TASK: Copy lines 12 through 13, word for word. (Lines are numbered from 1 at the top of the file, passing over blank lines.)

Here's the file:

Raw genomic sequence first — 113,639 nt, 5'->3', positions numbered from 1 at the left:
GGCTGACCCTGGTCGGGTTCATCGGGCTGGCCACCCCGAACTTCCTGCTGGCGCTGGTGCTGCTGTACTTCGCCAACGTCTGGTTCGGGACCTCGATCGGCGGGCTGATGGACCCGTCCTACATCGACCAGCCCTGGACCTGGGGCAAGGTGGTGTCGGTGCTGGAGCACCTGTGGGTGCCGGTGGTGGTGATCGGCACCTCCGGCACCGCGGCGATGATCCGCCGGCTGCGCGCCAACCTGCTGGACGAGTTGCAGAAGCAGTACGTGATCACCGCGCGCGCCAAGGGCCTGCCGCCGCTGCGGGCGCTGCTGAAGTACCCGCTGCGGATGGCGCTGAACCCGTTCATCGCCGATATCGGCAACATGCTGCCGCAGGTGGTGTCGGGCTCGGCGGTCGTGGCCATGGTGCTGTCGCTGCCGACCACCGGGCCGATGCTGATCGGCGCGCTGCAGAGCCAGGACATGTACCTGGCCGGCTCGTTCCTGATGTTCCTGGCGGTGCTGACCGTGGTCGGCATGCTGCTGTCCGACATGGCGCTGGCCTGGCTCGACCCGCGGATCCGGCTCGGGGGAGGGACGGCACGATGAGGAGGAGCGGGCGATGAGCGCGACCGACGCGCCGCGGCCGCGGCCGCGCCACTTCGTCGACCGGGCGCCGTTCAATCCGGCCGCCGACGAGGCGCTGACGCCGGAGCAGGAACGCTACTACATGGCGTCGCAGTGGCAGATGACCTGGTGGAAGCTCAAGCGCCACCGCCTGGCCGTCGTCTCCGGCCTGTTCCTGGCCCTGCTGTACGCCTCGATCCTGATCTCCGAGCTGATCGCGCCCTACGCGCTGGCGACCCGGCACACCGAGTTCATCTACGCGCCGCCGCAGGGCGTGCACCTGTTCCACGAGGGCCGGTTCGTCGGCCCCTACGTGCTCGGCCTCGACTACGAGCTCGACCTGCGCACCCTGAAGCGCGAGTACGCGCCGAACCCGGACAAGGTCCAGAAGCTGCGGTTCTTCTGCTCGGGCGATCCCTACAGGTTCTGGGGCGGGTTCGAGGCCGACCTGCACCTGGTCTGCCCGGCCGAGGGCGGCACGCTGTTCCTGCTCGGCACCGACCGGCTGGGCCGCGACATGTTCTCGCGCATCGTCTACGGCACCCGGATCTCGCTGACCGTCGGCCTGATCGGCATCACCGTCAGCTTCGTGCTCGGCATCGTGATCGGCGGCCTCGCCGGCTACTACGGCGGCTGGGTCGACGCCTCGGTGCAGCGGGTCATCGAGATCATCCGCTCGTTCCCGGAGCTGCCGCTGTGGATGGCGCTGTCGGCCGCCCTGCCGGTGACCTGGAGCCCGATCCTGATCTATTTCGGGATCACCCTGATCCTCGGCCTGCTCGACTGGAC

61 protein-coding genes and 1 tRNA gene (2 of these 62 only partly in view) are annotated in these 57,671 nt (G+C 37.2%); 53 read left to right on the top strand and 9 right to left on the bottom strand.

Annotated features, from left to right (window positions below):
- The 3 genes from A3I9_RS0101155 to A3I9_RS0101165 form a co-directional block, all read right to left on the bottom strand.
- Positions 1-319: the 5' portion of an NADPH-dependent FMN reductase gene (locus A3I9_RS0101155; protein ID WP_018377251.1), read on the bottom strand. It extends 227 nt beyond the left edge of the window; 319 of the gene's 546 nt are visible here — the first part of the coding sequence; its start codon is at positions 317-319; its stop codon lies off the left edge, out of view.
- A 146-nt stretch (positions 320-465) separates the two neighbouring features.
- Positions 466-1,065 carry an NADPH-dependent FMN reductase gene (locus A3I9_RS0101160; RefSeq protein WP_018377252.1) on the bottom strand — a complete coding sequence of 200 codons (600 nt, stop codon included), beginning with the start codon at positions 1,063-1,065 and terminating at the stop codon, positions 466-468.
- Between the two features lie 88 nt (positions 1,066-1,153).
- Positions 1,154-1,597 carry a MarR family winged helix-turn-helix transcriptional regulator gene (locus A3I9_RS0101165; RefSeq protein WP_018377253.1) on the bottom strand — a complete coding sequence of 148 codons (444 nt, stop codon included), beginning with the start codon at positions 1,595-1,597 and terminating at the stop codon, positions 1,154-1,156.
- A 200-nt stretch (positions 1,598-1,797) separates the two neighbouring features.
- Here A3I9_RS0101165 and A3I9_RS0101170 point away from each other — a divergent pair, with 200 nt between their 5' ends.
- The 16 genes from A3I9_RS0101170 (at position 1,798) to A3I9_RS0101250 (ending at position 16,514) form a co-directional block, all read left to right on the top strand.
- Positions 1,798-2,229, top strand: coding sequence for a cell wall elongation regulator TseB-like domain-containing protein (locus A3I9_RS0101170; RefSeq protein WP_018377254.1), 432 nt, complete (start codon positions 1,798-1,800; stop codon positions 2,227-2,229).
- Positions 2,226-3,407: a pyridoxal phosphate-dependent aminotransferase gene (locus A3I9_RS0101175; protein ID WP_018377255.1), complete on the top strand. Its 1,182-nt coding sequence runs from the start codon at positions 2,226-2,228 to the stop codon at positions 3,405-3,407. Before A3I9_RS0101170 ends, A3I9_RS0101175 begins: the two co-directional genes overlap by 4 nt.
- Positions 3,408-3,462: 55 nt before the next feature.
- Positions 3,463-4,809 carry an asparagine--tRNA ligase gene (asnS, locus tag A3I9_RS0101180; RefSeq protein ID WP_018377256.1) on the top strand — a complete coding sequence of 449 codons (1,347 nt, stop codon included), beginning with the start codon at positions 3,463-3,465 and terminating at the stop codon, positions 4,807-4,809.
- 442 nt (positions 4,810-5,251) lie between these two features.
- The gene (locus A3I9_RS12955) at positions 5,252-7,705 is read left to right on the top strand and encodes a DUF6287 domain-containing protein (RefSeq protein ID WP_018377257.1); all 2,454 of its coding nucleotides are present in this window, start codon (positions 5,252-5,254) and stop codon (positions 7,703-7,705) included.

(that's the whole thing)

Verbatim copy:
- Here A3I9_RS0101165 and A3I9_RS0101170 point away from each other — a divergent pair, with 200 nt between their 5' ends.
- The 16 genes from A3I9_RS0101170 (at position 1,798) to A3I9_RS0101250 (ending at position 16,514) form a co-directional block, all read left to right on the top strand.